Browning Model Pistol

By E. J. HofFschmidt

In the early and mid-1900's, the Mauser firm was arming many countries with Model 1898 rifles. In Herstal, Belgium. Fabrique Nationale d'Armes de Guerre was doing the same with Browning pistols. John Browning's reputation for designing reliable and compact pistols needs no further mention here: it is sufficient to say that FN found the market for Browning pocket pistols so great that they had produced over a million by the middle of 1912.

The compact little Model 1910 was very popular with police forces and was carried far and wide throughout Europe and South America. When the need for a larger military-type pistol arose, the Model 1910 was revised. The barrel was lengthened, as was the grip. The new gun is commonly called the Model 1922. Like its predecessor it was available in cals. 7.65 mm. (.32 ACP) and 9 mm. Browning Short (.380 ACP). The cal. .32 gun has a magazine ca-

Parts Legend

1. Slide extension

2. Slide extension spring

3. Slide extension catch

4. Slide

5. Extractor pin

6. Extractor

7. Extractor spring

8. Rear sight

9. Firing pin

10. Firing pin spring

11. Spring follower

12. Right grip

13. Grip safety

14. Magazine catch

15. Mainspring

16. Magazine safety

17. Magazine safety spring

18. Sear

19. Magazine safety pin

20. Trigger bar

21. Barrel

22. Recoil spring

23. Frame

24. Trigger

25. Trigger pin

26. Scar pin

27. Safety catch

28. Safety catch spring

29. Grip safety hinge pin

30. Magazine

31. Left grip

32. Grip screw

How Remove Trigger Pin Px4

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pacity of 9 rounds and was issued to French. Belgian, Dutch, > and Danish officers before World War II. The cal. .380 gun. with 8-round magazine capacity. was even more popular. It was issued to police and army officers in Poland. Czechoslovakia, Yugoslavia, Holland, Sweden, France, and Belgium, and was widely used in Central and South America.

The Model 1922 is a simple and reliable gun. While not a true military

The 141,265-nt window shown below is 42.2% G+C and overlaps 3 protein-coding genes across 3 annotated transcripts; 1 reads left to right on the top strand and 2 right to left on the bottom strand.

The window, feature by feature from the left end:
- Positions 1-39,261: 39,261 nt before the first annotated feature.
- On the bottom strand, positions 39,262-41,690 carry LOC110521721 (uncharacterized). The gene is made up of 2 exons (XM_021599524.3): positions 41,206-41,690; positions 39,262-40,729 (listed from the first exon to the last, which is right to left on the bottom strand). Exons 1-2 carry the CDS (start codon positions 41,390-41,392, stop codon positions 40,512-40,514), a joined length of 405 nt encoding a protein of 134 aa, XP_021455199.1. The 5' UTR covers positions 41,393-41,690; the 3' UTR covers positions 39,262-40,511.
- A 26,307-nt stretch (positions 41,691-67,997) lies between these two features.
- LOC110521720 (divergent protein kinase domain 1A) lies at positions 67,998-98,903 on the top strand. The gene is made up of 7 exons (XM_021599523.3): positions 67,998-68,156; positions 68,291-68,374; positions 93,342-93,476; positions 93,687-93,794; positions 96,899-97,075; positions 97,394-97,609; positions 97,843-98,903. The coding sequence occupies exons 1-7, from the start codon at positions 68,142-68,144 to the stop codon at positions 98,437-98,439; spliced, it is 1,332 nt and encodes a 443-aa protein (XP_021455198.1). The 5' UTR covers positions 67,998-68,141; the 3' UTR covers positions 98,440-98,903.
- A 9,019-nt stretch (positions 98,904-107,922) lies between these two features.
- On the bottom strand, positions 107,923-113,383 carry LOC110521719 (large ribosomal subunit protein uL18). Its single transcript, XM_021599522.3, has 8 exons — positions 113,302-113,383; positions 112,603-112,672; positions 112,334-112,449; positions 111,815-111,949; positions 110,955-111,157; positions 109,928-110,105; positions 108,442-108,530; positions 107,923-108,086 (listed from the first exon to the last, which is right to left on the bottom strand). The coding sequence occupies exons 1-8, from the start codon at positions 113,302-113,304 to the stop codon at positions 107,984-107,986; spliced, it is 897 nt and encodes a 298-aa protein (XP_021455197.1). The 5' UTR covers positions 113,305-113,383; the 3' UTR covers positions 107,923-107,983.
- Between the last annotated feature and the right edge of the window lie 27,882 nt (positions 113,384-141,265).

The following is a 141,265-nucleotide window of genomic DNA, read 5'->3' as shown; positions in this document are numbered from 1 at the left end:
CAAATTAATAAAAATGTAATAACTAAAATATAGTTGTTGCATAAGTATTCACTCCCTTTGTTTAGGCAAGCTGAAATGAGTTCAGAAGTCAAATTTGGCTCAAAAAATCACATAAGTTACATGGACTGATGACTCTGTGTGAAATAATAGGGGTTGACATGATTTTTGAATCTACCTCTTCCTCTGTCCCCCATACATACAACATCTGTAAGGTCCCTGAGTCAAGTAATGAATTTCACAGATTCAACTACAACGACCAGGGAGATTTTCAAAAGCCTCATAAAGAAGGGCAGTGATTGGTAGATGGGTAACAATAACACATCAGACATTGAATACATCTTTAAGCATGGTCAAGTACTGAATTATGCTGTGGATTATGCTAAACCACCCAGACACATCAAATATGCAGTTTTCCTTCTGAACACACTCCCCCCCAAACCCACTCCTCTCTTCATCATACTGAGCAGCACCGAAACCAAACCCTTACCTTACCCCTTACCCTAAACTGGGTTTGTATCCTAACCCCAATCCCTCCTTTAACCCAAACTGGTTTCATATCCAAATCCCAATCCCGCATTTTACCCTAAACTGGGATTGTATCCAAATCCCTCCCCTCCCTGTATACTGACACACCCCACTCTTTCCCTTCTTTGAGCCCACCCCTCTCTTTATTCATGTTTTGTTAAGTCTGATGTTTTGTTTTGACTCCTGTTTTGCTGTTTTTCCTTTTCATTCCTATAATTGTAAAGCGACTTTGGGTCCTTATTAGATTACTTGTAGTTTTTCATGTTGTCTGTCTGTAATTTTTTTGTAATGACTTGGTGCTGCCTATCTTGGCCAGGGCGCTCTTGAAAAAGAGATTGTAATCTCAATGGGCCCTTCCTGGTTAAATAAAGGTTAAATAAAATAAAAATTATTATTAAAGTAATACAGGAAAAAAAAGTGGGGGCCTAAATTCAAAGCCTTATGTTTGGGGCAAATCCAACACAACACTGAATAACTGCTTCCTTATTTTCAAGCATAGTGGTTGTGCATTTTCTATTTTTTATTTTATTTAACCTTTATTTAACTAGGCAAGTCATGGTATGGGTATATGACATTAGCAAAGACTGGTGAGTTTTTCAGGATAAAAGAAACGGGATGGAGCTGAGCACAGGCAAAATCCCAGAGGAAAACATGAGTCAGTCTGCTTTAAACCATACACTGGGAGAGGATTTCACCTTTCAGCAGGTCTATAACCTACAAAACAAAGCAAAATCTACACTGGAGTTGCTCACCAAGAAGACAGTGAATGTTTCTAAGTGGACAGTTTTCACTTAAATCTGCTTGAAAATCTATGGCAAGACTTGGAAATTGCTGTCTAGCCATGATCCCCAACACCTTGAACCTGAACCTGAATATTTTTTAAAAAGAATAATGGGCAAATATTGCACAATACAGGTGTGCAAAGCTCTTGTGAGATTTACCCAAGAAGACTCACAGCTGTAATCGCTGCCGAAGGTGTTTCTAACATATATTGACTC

1922 Model Manuel

small serrated slide extension catch (3) forward, until it is clear of slide. Rotate extension about Va turn as shown, until it snaps free of slide arm by American standards, its fine grip and good balance make it an excellent choice for offense or defense. It has a straight blowback action, and the takedown procedure is simple—the gun can be stripped in a matter of seconds. Aside from the difference in calibers and national crests or markings, there are 2 variations: the pre-war gun with fine finish, and the crude revised gun made under German occupation. The Germans apparently liked the Model 1922 and issued all that FN produced.

As the war progressed, the Germans simplified the gun to save materials and machine time. They eliminated the magazine safety and simplified some internal parts. The hard rubber grips with the FN trademark were replaced by crude wooden grips. The trigger was simplified by eliminating the comfortable trigger shoe effect found on prewar guns. The lanyard loop was dropped and the fine finish and polish eliminated. It is interesting to note that while putting their Ordnance proofmarks on the guns, the Germans allowed the FN firm to mark the pistols with their trade name and not the 'ch' code that had been assigned to FN.

1910 Pistol

O Pull back slide (4) until safety catch (27) can be engaged in forward notch. Rotating barrel (21) as shown will free it from recesses in frame. Now release safety catch and pull slide and barrel off front of frame

Bernardelli Grip

by removing the grips and pushing out grip safety hinge pin (29). When replacing mainspring (15), be sure tail is engaged in corresponding notch in magazine catch (14) as shown

Pistola BrowningHow Strip Down 1910 Pistol

3 To remove safety catch (27), push up as far as it will go and it will snap out. To replace safety, push it in as far as it will go, then snap it down to fire position. Be sure sear (18) is pivoted clear before pushing safety all the way in

5 When reassembling gun, .insert barrel into slide until barrel lugs line up with cut in slide. Then rotate barrel as far as it can go. It is now in position to allow slide to be assembled to frame ■

Browning Cut Down BarrelBrowning Cut Down Barrel1910 Browning 380 MagazineMagazin For Browning M1922

By 1910 John Browning had designed numerous automatic pistols, and the Model 1910 shows the results of this experience. The gun is simple, compact, and extremely well made. It was widely used as a police and service weapon in several countries, including Peru and Japan. While it was manufactured in both cals. .32 ACP and .380 ACP, the former caliber is by far the most common. While the Model 1910 incorporates none of the more modern features such as double-action trigger pull, it is nevertheless a very fine pocket pistol.

Model 1910 magazines are generally well made and can usually be recognized by the (Fabrique Nationale) trademark on the side. They can easily be confused with Browning Model 1922 magazines since the 2 are identical except for length. The Model 1910 is the shorter by about W.

While the flat, stamped followers sometimes show a tendency to cock, the rest of the magazine is very well made and gives reliable service.—E. J. H0FFSCHM1DT

One of a series

Browning Model 1910

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